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ARTICLE  
Year : 2011  |  Volume : 13  |  Issue : 50  |  Page : 16-25
The possible influence of noise frequency components on the health of exposed industrial workers - A review

1 Department of Electronics Engineering, Vivekananda Institute of Technology, Visvesvaraya Technological University, Gudimavu, Kengeri Hobli, Bangalore-560 074, India
2 Department of Electronics Engineering, PES College of Engineering, Visvesvaraya Technological University, Mandya-571 401, Karnataka, India

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Date of Web Publication15-Dec-2010
 
  Abstract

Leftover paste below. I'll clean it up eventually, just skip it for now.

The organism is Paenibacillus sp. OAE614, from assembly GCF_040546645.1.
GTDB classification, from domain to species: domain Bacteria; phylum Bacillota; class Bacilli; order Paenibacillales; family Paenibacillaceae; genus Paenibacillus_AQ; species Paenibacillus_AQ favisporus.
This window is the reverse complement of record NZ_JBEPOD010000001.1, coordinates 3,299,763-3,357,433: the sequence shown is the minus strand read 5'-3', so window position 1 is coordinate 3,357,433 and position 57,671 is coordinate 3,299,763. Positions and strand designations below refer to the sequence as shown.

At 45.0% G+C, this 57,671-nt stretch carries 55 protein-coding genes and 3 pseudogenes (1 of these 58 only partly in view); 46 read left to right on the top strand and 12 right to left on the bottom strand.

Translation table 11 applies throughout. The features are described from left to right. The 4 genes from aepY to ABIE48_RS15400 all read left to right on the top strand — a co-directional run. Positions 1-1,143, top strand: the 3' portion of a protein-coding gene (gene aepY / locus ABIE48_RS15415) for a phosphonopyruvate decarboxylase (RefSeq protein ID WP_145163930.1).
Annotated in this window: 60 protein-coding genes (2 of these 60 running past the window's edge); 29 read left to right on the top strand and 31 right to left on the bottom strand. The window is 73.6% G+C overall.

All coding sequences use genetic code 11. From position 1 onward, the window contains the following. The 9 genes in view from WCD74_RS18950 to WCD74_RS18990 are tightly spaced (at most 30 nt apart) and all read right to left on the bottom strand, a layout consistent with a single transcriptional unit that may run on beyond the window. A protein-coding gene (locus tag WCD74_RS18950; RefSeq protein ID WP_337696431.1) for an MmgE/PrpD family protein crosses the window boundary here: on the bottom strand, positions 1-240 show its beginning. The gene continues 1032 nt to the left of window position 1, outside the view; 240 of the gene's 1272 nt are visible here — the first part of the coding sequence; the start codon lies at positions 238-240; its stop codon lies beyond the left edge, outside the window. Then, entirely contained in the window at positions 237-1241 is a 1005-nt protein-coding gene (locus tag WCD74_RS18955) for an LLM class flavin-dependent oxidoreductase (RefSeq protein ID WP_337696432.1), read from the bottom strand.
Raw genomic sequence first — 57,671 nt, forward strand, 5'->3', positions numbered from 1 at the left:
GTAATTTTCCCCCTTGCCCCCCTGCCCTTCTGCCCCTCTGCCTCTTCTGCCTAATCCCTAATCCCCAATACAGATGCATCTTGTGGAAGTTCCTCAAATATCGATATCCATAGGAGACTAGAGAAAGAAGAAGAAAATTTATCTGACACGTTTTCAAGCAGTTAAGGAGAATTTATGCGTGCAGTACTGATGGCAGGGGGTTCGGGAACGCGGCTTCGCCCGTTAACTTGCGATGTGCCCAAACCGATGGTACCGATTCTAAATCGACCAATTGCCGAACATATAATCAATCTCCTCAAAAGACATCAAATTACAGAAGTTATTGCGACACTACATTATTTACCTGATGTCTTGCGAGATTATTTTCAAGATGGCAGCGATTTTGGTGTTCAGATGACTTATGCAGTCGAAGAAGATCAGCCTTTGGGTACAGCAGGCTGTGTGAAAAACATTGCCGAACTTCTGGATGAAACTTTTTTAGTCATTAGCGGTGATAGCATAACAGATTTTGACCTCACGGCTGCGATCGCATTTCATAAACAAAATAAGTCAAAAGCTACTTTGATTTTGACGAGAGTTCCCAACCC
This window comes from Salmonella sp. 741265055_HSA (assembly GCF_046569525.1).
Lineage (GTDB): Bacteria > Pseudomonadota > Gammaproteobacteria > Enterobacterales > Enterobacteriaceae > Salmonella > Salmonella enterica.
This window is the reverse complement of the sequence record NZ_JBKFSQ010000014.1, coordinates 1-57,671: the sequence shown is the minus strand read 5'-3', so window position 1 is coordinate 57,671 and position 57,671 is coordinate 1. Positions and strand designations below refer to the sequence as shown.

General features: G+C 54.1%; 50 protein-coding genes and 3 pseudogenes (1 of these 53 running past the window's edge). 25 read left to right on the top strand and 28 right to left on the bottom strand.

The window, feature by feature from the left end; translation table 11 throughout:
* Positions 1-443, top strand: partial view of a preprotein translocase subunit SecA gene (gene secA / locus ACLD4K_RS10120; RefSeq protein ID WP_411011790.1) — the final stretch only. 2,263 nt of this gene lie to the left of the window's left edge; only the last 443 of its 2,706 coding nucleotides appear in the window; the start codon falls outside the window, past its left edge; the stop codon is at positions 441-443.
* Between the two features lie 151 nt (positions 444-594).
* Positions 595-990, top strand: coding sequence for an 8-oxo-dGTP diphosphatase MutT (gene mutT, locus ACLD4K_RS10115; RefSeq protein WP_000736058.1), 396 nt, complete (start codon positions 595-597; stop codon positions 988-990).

Noise is a common occupational health hazard in most industrial settings. An assessment of noise and its adverse health effects based on noise intensity is inadequate. For an efficient evaluation of noise effects, frequency spectrum analysis should also be included. This paper aims to substantiate the importance of studying the contribution of noise frequencies in evaluating health effects and their association with physiological behavior within human body. Additionally, a review of studies published between 1988 and 2009 that investigate the impact of industrial/occupational noise on auditory and non-auditory effects and the probable association and contribution of noise frequency components to these effects is presented. The relevant studies in English were identified in Medknow, Medline, Wiley, Elsevier, and Springer publications. Data were extracted from the studies that fulfilled the following criteria: title and/or abstract of the given study that involved industrial/occupational noise exposure in relation to auditory and non-auditory effects or health effects. Significant data on the study characteristics, including noise frequency characteristics, for assessment were considered in the study. It is demonstrated that only a few studies have considered the frequency contributions in their investigations to study auditory effects and not non-auditory effects. The data suggest that significant adverse health effects due to industrial noise include auditory and heart-related problems. The study provides a strong evidence for the claims that noise with a major frequency characteristic of around 4 kHz has auditory effects and being deficient in data fails to show any influence of noise frequency components on non-auditory effects. Furthermore, specific noise levels and frequencies predicting the corresponding health impacts have not yet been validated. There is a need for advance research to clarify the importance of the dominant noise frequency contribution in evaluating health effects.